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The Curious Case of Abul Banjandar, The Tree Man

Abul

A photo of Abul Bajandar, also known as “tree man,” take on Jan. 31, 2018. After 24 surgeries, the unusual growths on his hands and feet are starting to come back. Credit: Sam Jahan/AFP/Getty

 

The man Abul Bajandar, is from Bangladesh and have had 24 surgery to uproot a kind of very rare wood-like wart from his hand and from his feet. Sadly, the wart are coming back after the multiple surgeries.

Last Year (2017) he under went extensive surgeries to remove the wart, it was deem a success until lately that it is coming back.

In January of last year, doctors were optimistic that Bajandar may presently leave the hospital and return to his normal life, however he has spent the last 12 months in the hospital, where he has been living together with his family, and his doctors currently say his case seems more difficult than they at first thought, AFP reported.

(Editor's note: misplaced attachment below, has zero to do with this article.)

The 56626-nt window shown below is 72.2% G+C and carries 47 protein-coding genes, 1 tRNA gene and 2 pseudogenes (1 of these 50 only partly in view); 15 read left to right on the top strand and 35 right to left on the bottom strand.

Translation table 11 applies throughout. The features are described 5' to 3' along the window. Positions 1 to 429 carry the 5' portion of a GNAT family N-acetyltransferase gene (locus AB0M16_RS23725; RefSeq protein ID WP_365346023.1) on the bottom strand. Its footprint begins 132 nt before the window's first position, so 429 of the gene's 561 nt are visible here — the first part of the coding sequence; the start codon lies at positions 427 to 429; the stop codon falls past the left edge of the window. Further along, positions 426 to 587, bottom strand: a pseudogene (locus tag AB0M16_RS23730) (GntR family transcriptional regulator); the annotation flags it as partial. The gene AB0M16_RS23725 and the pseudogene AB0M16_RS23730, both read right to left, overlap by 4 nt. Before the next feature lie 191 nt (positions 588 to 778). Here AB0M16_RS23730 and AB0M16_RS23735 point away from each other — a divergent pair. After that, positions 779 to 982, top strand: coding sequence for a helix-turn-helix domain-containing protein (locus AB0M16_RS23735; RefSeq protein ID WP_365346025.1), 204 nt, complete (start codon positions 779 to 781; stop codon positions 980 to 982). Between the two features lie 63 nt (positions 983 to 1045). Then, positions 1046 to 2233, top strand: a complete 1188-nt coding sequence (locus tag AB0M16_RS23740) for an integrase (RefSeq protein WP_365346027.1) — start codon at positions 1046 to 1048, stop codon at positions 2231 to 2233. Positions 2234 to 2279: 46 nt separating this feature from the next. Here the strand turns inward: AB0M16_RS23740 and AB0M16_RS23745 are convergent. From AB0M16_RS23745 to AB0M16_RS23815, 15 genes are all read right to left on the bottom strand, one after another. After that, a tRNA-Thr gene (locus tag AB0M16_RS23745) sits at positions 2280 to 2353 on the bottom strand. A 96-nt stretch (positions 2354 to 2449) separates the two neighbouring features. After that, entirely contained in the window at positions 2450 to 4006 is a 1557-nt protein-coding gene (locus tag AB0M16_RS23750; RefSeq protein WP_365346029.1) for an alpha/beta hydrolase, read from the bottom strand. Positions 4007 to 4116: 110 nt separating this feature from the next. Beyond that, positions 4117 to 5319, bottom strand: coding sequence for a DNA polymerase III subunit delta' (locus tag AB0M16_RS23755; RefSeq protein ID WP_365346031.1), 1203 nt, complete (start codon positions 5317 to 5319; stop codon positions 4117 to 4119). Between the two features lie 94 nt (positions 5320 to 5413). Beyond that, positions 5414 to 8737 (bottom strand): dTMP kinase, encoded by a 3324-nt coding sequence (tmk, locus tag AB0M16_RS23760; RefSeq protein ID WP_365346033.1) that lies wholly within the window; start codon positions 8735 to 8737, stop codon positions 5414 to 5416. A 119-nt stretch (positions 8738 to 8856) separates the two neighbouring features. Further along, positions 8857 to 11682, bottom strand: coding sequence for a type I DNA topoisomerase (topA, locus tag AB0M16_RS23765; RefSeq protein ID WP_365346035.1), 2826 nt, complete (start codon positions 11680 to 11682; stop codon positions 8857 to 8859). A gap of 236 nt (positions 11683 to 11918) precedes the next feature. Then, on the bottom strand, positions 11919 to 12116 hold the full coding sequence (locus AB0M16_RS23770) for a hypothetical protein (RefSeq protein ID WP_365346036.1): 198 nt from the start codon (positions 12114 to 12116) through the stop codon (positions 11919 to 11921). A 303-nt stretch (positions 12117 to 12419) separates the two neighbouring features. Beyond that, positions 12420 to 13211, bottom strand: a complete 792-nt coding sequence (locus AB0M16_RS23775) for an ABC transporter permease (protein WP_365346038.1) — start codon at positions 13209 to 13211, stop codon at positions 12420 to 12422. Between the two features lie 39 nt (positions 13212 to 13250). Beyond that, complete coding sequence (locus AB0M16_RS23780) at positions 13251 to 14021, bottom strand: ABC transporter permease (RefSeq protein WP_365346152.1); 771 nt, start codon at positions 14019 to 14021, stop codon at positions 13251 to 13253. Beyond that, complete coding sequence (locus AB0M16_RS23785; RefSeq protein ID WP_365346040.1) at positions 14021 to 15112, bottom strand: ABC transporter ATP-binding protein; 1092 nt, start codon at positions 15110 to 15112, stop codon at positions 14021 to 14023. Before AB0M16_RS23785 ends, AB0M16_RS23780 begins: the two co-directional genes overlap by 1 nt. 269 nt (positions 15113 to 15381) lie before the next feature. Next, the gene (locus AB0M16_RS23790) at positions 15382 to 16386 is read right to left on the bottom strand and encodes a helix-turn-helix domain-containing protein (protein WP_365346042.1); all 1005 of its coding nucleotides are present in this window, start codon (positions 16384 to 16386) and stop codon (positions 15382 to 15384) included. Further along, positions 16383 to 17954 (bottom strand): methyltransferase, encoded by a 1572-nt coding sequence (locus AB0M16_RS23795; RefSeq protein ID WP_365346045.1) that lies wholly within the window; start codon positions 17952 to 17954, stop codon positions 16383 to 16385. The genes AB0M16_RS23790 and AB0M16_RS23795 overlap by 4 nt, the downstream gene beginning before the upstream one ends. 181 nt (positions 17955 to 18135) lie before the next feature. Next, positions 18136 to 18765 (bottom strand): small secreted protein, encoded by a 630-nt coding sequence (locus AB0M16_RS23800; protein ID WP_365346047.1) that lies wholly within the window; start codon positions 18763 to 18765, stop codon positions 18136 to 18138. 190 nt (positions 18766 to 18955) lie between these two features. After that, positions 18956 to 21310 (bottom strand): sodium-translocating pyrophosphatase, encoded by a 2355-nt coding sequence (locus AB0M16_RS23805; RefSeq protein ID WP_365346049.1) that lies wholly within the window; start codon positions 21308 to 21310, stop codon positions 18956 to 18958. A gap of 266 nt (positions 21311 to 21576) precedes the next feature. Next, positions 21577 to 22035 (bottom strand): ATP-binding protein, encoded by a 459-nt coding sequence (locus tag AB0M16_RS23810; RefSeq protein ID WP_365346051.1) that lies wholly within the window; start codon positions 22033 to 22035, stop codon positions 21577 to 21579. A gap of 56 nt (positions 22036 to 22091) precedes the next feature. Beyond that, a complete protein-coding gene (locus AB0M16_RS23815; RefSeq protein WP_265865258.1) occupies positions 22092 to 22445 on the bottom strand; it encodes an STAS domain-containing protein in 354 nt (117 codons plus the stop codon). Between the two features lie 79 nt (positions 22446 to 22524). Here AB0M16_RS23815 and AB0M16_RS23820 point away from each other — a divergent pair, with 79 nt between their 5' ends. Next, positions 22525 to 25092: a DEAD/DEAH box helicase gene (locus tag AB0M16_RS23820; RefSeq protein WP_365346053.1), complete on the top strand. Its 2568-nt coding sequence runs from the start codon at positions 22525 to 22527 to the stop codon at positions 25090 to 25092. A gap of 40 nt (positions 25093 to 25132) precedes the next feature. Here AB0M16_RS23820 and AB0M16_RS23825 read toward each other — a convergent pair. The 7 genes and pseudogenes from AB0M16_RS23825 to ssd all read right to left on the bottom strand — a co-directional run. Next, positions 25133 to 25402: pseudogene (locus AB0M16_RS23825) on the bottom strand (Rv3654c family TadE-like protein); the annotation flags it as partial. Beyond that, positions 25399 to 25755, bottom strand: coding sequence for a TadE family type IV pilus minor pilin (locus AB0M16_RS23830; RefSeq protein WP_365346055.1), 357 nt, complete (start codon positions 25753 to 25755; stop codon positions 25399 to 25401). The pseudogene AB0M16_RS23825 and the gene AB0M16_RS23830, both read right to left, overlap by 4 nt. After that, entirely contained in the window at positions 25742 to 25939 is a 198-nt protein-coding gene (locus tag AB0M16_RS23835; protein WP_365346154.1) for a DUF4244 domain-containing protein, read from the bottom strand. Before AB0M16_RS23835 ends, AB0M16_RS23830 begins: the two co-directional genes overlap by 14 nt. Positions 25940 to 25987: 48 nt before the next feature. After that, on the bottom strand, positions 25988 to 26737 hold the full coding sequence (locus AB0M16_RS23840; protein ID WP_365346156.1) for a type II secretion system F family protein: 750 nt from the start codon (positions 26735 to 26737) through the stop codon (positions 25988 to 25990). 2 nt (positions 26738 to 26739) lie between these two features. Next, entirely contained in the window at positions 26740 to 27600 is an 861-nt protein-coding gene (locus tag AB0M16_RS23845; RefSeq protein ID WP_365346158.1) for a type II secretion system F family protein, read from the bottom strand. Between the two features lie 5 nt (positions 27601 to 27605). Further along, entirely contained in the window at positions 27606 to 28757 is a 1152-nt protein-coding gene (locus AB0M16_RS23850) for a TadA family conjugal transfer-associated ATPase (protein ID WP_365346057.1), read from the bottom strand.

The Plight

Abul Bajandar and his daughter at Dhaka Medical College Hospital in Dhaka, India.
Credit: Sam Jahan/AFP/Getty

Bajandar has a rare genetic condition called epidermodysplasia verruciformis, according to news reports. People with this condition are more susceptible to human papillomavirus (HPV) infections on their skin, according to a 2010 report of the condition.

After the series of surgeries it has taken a toll on him , he said recently, “I am scared to have any more surgeries,” Bajandar told the AFP. “I don’t think my hands and feet will be okay again.”

Currently, there is no definitive cure for epidermodysplasia verruciformis, consistent with the 2010 paper. Such a sad situation to be in.

“Finding ways in which to deal with skin lesions in epidermodysplasia verruciformis patients is a constant struggle,” the paper said.

In addition to surgery, treatment can include medicine known as retinoids, which can curb cell growth and are typically used to treat skin conditions; and interferon, a protein made by the body to fight viruses.

Some of these treatments may be useful, however there is a good variation in how patients respond to them, the paper said. Indeed, though there are quite a few treatment choices, “none seem to be curative, and lesions usually recur after treatment cessation,” the paper concludes.

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